Saturday 15 December 2012


(David Lean, 1945)

I first saw Brief Encounter nearly twenty years ago, in my teens. I liked it, admired some of its brilliant storytelling, recognised the qualities that made it such an enduring classic. But I didn't really get it. I was irritated by some of the details; how frightfully posh everybody sounds despite the fact that the lead characters are both supposed to be ordinary, middle class people. The strange pacing. The use of the beautiful but melodramatic Rachmaninov Piano concerto 2 throughout the film.
I rewatched Brief Encounter this week. I'm in my 30s now, with a family and a couple of decades of life experience I didn't possess then, loves and regrets and loss all in my past, and this time I got Brief Encounter. This time it seemed an almost profound commentary on life and love, on choice and duty, on emotion. This time it seemed clear that the film is a masterpiece.
Much of the credit for that must go to Noel Coward, who adapted his own play for the script. His dialogue is convincing, deeply human, and powerfully informed by a sense that he understands the emotions he is writing about here, the double edge of love and betrayal, the wretched frustration of letting love go for other reasons. This is a film written by a gay man in what was still an incredibly difficult time to be gay, and the power of a secret love gives the material an incredible charge of passion and genuine emotion, which is only made more effective by being played in such a clipped, repressed, thoroughly British manner.
His story is familiar and has a simplicity which becomes devastating: a man and a woman meet by chance in the cafe on a train station platform one night. They are headed in different directions, but another chance meeting, a week later, throws them together, and quickly, effortlessly, naturally, they fall in love. He is Alec (Trevor Howard), a doctor. She is Laura (Celia Johnson), a housewife. They only meet on five different occasions in the film, yet the storytelling choices made by Coward and Lean give those meetings a massive emotional wallop.
We witness the agony of their interrupted final moments together in the first scene, but they are presented from a neutral point of view, their drama playing out in the background of a group scene. Then the camera stays with Laura as she travels home, and Coward indulges her with an interior monologue, told as narration. Only now does her pain become clear. Later she recalls the relationship in flashback, imagining telling her warm, loving husband the whole story but actually keeping it to herself.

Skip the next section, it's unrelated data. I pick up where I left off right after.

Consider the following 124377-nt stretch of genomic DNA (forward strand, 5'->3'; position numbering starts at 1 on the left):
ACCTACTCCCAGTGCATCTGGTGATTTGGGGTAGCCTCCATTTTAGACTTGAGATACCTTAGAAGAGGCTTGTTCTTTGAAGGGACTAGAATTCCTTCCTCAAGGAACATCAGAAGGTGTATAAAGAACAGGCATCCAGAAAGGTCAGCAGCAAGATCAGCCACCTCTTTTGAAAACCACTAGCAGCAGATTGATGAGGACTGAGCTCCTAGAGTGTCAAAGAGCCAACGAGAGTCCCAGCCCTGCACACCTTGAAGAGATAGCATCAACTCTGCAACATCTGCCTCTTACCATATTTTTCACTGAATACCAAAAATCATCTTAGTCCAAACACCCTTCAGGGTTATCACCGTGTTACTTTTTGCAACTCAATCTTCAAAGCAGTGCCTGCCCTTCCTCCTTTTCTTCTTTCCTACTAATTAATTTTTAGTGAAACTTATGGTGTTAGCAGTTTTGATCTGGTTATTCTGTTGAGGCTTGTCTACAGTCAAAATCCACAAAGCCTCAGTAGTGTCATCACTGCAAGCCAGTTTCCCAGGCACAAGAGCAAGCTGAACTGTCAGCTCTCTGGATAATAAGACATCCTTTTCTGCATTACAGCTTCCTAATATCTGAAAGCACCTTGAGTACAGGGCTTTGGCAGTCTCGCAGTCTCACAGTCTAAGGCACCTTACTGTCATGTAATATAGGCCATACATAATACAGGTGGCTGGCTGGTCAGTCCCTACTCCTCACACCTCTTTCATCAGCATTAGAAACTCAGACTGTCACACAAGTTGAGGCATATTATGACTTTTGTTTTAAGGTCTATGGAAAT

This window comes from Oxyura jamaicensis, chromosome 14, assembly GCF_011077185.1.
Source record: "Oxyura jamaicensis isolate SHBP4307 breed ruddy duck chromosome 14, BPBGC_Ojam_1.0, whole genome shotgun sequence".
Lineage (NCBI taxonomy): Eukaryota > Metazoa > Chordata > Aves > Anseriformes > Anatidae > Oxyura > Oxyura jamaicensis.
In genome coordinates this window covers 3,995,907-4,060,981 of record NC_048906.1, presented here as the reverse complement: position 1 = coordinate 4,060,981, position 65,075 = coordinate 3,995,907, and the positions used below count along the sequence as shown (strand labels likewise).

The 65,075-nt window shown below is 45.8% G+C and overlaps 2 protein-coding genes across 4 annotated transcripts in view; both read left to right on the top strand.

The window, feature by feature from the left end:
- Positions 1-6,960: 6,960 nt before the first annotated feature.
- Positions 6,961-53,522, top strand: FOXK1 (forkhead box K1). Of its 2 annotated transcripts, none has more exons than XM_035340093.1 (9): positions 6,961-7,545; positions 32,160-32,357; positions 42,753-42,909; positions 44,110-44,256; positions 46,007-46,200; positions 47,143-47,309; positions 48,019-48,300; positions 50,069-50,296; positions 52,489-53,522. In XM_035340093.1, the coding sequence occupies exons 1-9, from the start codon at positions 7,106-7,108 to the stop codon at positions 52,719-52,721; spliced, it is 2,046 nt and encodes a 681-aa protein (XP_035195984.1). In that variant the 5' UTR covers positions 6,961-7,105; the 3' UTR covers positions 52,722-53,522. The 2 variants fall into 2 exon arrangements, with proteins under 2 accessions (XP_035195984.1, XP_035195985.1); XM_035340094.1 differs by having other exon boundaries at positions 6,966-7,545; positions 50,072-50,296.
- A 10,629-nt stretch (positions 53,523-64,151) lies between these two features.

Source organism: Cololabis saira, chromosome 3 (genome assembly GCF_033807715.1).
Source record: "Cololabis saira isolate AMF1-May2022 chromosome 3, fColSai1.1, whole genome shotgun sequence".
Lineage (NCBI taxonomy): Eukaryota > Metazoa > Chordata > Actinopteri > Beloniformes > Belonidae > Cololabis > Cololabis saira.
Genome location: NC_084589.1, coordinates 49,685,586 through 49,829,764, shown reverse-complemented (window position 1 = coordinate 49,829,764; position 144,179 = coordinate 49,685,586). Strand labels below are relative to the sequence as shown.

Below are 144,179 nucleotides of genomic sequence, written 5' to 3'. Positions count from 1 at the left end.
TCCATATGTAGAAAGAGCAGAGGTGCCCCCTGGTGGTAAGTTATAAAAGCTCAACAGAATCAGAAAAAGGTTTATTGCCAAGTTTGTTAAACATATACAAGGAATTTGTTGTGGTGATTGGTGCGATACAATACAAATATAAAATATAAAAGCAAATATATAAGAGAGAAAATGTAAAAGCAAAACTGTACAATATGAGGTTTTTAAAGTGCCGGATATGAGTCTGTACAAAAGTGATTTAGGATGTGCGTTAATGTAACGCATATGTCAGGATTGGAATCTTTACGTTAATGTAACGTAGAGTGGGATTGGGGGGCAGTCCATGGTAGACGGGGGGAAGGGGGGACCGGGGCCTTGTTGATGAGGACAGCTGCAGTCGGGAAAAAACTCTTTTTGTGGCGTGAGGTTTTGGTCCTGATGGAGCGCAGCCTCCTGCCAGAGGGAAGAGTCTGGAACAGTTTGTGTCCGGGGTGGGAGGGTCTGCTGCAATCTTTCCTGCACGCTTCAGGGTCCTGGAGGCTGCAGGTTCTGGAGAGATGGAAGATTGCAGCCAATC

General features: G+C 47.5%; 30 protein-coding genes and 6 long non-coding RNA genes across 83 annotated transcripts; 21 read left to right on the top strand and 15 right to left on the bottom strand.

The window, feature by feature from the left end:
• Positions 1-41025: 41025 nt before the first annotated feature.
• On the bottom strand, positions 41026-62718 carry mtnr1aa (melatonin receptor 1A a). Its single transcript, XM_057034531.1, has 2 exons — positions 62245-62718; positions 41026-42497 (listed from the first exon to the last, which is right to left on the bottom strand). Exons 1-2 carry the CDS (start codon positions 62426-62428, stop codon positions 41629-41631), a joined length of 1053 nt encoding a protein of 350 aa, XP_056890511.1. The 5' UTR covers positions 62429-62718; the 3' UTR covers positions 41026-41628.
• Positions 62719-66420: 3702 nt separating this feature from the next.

Lean cuts confidently and with precise sensitivity between tight close-ups of the lovers tremulous faces and longer shots of them against the dark brickwork of the station or moving through the towns crowds, emphasising the odd tension between their emotional life and the public face they present to the world when they are together.
All of this presents a powerful picture of suburban mores in 1945, when gossip was feared and people were used to putting their heads down and doing their duty. There is never really any question of Alec and Laura being together, indeed, they never entertain the prospect. They try to snatch what happiness they can from their stolen moments together, and both are plainly devastated when that ends.
The leads are brilliant here. Johnson carries the picture, so much of the story visible only in her large, tear-filled eyes, her pain and confusion absolutely convincing. Howard is more outwardly controlled, letting little emotion slip, but his facial expressions and body language in their parting scene are astonishingly effective at indicating just how this experience will ruin him.
The Rachmaninov is nicely used, its emotional tones colouring exactly the right scenes in the story, and Robert Krasker's cinematography is typically superb, evoking dark evenings in little England and crisp mornings in market towns with acute atmosphere and some beautiful shot selection.
For all the later joys in his oeuvre, Brief Encounter is perhaps Lean's greatest film, a near-perfect and timeless love story and an immensely powerful minor tragedy which has aged but never dated.

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